The integer powers of 2 thing is interesting.  I seem to recall seeing some visible decrease in speckling as I crank it up through the intermediate values (which would be fractional powers of 2), but there’s also mathematical efficiency to consider.  I wonder if the render times take a hit with those—i.e., it’s possible that there’s logic in the code to use more efficient bit-shift math when the Samples value is an integer power of 2.

If you get a chance, could you delete the quote from your post?  I expect I’ll have a few notes to add to the original.  rolleyes

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Posted: 01 November 2012 05:07 PM   [ Ignore ]   [ # 26 ]
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The integer (nice word couldn’t think of it myself) I am not 100% sure of this so I need to ask the more geekish CV’s. smile

I am so glad you took this in the spirit it was given.

I have noticed a few things about Ubersurface too that needs a bit more clarification but more on that later.It is getting close to bed time for me.

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Posted: 01 November 2012 05:24 PM   [ Ignore ]   [ # 27 ]
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Powers of two work better because the PC is based on the Binary system. All Powers of two are BASE powers that the Processors can read without doing any math. That was my understanding when I took Microprocessor design at R.E.T.S. twenty odd years ago. Now that the Systems can read 128 bits and more in one go I’m not sure that still applies. I was in it at 8 bit systems.

Just my two cents.

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Posted: 01 November 2012 06:30 PM   [ Ignore ]   [ # 28 ]
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Interesting Jad. I wonder if that is still the case. I have asked in our corner of the forum about this. We need to give it a few days for other CV’s to see it.

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Posted: 01 November 2012 08:54 PM   [ Ignore ]   [ # 29 ]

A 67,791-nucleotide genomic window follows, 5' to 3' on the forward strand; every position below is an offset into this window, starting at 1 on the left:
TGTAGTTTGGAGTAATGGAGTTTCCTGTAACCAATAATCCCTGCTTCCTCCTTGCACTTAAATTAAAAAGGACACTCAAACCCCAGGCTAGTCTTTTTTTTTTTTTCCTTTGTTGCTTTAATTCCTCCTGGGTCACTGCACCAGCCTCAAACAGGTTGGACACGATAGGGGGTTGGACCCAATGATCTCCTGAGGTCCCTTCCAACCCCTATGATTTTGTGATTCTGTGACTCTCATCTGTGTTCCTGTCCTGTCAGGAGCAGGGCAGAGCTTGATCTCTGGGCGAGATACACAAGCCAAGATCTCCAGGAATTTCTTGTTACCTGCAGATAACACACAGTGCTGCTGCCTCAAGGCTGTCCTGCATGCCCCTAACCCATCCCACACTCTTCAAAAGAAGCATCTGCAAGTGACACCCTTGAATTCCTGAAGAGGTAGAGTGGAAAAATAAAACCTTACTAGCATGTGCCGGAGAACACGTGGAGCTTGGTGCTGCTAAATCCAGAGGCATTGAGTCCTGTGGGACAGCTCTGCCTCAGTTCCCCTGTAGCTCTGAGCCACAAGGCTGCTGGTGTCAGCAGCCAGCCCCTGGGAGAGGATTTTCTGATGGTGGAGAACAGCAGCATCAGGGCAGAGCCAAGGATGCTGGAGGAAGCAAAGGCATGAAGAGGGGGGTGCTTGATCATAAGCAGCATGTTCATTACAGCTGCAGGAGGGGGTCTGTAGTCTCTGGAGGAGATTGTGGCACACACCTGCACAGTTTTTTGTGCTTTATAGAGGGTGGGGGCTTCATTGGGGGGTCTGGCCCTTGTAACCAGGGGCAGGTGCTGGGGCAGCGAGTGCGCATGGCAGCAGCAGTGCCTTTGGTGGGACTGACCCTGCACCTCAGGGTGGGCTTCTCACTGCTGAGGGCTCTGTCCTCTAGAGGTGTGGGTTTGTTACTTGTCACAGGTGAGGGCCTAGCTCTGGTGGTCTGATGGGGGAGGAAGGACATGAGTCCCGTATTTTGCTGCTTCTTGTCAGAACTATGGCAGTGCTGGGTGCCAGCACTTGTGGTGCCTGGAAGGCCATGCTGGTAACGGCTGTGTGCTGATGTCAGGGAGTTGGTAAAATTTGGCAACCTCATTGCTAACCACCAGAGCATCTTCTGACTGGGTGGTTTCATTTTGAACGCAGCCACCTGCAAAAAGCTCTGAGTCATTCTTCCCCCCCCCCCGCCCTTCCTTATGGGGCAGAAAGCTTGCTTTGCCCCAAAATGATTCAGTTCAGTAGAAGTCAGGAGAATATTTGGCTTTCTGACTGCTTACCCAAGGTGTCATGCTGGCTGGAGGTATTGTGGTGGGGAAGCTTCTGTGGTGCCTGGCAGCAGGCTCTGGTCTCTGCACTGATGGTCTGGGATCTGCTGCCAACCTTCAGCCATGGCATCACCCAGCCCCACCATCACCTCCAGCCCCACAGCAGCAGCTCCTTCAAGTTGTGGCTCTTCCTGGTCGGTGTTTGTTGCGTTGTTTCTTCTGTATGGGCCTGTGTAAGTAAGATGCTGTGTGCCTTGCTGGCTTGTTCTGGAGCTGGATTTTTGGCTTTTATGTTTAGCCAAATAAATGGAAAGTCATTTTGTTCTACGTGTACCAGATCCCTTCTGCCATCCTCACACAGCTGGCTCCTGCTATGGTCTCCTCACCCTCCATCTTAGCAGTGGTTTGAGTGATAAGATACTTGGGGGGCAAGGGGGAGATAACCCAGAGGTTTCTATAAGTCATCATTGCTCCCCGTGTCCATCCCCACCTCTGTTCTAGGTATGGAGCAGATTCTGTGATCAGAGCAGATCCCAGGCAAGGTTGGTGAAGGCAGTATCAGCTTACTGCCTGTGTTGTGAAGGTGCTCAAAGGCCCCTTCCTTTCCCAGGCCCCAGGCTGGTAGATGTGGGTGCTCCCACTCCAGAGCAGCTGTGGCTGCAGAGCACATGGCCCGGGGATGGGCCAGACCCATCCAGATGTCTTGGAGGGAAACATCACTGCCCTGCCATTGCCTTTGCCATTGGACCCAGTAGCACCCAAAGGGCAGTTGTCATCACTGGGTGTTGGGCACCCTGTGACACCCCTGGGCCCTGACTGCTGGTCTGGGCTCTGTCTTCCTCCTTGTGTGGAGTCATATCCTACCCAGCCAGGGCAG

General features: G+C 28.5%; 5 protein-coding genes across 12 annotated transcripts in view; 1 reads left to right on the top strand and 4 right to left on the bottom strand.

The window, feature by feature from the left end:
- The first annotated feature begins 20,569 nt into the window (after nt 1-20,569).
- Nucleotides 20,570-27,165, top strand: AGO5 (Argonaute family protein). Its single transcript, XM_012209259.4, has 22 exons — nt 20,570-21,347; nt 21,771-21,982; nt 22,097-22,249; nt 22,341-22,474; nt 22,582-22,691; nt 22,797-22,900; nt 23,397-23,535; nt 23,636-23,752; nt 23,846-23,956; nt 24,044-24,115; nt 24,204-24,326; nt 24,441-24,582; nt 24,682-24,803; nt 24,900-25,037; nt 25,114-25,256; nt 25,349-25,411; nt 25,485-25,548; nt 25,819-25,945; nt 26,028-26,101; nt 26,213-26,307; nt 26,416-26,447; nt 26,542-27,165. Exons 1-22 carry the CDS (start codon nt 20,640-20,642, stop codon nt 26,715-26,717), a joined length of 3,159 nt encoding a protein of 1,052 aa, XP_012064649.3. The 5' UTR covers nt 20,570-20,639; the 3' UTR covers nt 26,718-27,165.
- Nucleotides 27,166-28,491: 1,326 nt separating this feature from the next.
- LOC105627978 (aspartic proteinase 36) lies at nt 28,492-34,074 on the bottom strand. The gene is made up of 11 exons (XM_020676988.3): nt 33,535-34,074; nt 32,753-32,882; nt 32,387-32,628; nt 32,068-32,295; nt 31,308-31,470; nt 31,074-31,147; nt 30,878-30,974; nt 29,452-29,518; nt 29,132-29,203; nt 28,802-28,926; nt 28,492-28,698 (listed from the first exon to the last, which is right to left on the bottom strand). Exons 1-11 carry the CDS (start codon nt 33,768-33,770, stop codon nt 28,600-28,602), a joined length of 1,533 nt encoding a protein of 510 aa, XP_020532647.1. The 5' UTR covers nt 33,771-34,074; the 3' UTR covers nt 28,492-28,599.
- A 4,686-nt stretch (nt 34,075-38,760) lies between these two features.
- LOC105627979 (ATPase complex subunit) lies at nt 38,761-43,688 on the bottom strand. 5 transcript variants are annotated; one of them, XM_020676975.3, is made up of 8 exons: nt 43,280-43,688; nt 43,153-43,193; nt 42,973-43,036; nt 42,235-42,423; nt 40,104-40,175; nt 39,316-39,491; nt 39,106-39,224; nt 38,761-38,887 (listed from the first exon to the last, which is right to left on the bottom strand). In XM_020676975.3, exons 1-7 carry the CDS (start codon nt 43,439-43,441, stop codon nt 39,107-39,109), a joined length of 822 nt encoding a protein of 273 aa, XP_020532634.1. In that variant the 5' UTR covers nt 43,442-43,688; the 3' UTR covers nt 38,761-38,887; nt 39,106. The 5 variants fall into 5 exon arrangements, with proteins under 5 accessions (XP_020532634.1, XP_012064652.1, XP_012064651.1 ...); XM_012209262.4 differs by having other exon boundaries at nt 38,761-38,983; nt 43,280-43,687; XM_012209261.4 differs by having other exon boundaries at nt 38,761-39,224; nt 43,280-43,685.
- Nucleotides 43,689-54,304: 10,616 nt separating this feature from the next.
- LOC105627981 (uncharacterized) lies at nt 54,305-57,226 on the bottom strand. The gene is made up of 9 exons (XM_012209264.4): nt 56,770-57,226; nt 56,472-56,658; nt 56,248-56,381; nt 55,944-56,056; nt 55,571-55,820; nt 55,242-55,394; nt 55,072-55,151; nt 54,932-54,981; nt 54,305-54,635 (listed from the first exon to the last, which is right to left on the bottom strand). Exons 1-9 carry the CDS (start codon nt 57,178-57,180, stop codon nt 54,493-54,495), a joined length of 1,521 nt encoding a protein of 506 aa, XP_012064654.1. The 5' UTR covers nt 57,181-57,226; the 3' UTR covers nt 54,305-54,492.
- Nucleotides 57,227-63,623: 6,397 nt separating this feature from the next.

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I just did a rough, unscientific set of time trials—- being in the middle of accreting a new scene out of pieces of old ones, I had a reasonably simple (but not too simple) surreal jumble of props & one figure, with a fair number of surfaces occluding each other.  So I did a series of quick renders, stepping the Occlusion Sample slider from 16 to 128, in increments of 16.

Note that this left a bunch of variables uncontrolled, especially available memory as render windows piled up.  On the other hand, they’re small renders, and this situation is similar to my ordinary working conditions, so I’m not too concerned by this for a quick test.

Times (approx): 46s ; 1m 1s ; 1m 19s ; 1m 31s ; 1m 47s ; 2m 2s ; 2m 17s ; 2m 34s
Deltas (approx):    15s       18s         12s         16s         15s       15s       17s

Despite that slight dip to a 12 seconds delta when going from 48 to 64, this is close enough to a linear progression that I feel comfortable in assuming that there’s not a big hit (if any) using values that are not integer powers of 2.  Heck, Omnifreaker could have programmed his shader/light code so this slider went in integers from 1 to 7, and then used those values as exponents.  Since, however, the intermediate values were made available, I’m guessing that they’re there to be used, if desired.

A proper test would require trying many more scenes, preferably from multiple authors, and many more intermediate values.  Which would be way beyond the scope of a series of posts based on, “Hey, here are some starter values that give me a reasonable result, so if you’re stuck on UE2, or not even trying it, here’s a place you can start, and then tweak settings to your own taste.”

So, I think I’ll reinstate my 96, while keeping the new note beneath it.  It’s faster than 128, but still “de-freckled” enough, compared to 64, to allow me to judge how dark-to-medium-light surfaces (like skintones) are going to respond in a final render.

Good discussion, folks!  I do appreciate the help in livening the thread up, and coming up with interesting things to try.  Thanks!

g’night
Alan

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Posted: 03 November 2012 04:40 AM   [ Ignore ]   [ # 30 ]
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Looks like for now I will not be able to confirm the interger settings for the Occussion Smaples. I will have to go further a field to find the correct information. I did try but hit a stone wall for now.